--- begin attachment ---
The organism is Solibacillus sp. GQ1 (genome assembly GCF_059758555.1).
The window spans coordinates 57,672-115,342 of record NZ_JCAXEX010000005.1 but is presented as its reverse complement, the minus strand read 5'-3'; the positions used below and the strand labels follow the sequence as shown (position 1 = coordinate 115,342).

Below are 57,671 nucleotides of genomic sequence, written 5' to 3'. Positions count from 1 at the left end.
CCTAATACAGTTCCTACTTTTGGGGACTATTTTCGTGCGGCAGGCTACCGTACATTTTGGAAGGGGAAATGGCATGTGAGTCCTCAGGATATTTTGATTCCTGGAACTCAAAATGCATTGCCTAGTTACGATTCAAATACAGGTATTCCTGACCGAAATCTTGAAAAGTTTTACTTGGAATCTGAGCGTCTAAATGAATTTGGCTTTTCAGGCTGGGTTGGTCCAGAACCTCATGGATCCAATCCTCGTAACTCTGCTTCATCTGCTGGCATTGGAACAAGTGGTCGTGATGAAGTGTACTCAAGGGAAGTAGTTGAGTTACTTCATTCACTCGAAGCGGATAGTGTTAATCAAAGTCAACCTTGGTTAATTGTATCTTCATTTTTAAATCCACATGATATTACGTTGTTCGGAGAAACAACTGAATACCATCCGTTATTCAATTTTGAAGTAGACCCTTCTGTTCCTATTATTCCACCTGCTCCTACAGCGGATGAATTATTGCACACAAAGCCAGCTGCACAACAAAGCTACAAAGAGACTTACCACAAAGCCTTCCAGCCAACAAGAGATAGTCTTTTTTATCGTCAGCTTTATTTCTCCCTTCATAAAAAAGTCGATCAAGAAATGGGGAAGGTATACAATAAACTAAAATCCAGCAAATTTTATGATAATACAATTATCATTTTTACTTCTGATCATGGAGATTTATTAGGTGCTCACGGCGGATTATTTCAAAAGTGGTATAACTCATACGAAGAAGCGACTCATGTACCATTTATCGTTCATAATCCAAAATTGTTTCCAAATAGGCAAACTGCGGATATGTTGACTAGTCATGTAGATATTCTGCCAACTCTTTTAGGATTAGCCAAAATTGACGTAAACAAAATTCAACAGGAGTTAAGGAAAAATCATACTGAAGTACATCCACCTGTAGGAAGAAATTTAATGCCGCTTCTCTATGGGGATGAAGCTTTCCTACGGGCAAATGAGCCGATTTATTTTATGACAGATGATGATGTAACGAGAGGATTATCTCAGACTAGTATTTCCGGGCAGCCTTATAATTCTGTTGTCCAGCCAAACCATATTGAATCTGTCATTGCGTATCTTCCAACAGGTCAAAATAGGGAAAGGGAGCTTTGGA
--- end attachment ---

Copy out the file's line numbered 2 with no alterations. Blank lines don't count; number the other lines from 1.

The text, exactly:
The window spans coordinates 57,672-115,342 of record NZ_JCAXEX010000005.1 but is presented as its reverse complement, the minus strand read 5'-3'; the positions used below and the strand labels follow the sequence as shown (position 1 = coordinate 115,342).